That’s not due to my dad, mind you.  It’s due to me being a stubborn little shit.  To be fair, I learned the “stop speaking to your parents” schtick from my best friend Bob who frequently stopped speaking to his mother.  Bob too was attempting to grow long hair.  His goal at that time was to be a redhead version of Eric Brittingham from Cinderella during the Long Cold Winter era.  He thought that would have looked awesome.  It probably would have, but eventually he had to get a job and cut it.  He went with a classic crew cut, and a little bit of a fringe on the back:  the mullet.  This is what I ended up with as well, because instead of growing over my ears, my hair simply began curling and going back up again!  My dad hated this but more importantly, wanted me to be employable.  One day he came home to tell me that the manager of the nearby grocery store wanted to speak with me about a job opportunity.  This I was not going to be stubborn about, so I went to the barber, cut it all off, and went in for a brief interview.  I started that week.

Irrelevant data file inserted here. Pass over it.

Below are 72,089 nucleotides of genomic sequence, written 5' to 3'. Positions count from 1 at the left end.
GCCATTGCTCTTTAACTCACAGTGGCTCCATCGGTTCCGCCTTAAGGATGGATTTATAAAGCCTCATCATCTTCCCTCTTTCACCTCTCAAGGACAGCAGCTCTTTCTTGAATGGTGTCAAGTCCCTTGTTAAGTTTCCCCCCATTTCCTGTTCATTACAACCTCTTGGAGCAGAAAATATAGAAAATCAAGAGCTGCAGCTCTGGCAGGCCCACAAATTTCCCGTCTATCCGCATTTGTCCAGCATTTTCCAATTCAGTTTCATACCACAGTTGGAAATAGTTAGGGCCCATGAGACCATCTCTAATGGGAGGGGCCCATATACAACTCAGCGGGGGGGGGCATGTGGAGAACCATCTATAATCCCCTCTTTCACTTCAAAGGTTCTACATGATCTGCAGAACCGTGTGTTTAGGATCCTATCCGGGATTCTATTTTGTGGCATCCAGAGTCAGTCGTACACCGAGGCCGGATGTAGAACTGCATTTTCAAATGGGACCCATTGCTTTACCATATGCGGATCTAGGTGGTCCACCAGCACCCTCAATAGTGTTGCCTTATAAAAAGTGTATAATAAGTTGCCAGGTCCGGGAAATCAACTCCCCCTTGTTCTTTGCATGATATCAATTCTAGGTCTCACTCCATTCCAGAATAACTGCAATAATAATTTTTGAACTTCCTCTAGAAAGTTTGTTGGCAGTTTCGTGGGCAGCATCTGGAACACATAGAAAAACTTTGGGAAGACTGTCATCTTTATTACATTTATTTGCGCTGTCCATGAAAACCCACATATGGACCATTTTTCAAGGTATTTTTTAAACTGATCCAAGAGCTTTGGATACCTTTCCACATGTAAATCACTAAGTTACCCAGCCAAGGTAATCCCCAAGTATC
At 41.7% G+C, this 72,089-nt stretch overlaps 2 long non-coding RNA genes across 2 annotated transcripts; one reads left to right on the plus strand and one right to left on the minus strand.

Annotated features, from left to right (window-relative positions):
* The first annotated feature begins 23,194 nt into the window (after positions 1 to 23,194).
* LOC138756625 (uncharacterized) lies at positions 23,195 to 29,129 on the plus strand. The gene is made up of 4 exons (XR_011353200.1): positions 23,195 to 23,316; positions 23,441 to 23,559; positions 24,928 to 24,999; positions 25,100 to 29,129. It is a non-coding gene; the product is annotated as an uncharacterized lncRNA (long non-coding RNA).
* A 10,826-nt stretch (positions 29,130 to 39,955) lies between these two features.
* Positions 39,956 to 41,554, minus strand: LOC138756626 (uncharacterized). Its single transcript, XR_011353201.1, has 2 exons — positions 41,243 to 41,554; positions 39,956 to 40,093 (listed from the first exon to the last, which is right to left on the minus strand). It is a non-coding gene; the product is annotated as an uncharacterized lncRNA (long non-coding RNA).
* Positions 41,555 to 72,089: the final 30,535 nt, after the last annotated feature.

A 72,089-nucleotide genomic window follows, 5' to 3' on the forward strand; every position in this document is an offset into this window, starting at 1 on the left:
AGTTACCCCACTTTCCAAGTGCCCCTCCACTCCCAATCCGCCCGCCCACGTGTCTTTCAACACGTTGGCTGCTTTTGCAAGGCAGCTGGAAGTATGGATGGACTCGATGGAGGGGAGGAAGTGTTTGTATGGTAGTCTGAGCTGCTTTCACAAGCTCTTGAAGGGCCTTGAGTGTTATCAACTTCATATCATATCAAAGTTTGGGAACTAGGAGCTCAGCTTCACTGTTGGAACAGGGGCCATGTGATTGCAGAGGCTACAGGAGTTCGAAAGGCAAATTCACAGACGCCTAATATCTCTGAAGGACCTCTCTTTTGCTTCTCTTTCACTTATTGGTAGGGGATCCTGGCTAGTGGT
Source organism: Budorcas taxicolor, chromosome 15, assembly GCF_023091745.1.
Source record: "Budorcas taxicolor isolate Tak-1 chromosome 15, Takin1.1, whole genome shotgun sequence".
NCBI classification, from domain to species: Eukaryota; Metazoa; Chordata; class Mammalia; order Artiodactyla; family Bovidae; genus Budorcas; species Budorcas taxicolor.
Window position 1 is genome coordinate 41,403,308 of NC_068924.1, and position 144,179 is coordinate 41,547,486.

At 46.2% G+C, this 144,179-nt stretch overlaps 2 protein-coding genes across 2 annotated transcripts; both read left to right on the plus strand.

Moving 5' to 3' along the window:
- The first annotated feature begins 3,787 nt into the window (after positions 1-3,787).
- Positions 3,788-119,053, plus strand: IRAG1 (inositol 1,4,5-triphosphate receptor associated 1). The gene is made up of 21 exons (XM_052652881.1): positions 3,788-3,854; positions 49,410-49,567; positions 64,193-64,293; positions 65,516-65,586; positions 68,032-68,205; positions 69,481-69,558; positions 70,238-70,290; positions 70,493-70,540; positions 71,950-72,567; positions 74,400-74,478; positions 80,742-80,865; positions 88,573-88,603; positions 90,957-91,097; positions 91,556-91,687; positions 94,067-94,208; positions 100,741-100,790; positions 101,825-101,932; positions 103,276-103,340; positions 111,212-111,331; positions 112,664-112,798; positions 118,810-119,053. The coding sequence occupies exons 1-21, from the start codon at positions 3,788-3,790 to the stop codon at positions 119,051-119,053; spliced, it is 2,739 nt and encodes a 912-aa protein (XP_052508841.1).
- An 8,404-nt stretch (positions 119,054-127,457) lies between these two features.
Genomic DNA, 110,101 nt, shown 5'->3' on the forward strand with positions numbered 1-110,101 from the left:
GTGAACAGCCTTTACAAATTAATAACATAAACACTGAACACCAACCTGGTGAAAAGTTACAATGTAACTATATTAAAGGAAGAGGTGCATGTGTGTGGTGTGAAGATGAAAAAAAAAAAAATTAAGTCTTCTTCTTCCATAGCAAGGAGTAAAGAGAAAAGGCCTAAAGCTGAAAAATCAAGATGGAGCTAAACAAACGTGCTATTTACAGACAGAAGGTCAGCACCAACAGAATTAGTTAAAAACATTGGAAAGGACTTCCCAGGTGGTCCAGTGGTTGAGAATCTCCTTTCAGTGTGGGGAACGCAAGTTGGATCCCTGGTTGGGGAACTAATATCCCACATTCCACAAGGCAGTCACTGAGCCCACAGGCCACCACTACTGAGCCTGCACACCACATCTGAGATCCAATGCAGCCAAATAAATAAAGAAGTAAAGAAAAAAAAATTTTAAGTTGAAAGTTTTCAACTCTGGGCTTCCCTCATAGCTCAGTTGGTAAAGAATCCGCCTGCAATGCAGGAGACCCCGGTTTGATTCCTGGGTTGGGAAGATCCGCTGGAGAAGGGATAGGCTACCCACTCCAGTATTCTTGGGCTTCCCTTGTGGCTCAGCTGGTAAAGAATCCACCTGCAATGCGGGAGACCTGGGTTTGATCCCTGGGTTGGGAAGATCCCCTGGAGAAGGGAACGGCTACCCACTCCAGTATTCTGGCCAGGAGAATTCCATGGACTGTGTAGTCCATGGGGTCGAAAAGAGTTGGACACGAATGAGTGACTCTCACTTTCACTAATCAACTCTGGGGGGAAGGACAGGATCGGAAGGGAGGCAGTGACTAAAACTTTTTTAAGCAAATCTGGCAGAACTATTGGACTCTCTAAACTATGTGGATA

The teasing at school was inevitable.  Most of those kids had never seen me without some form of attempted mullet.  The drastic sudden change also made my ears look (in my eyes) freaking huge.  To me, I looked like another kid in our school named “Trophy”.  Trophy was called that because his ears stuck out so far they made his head look like a big trophy.  I was hideous!  I was Samson without his locks.  I had nothing.  I attempted to grow a moustache.  This was abandoned in less than a week when a girl at the grocery store that I liked named Kathleen recommended that I lose the ‘stache.  It was hopeless.  I felt…naked.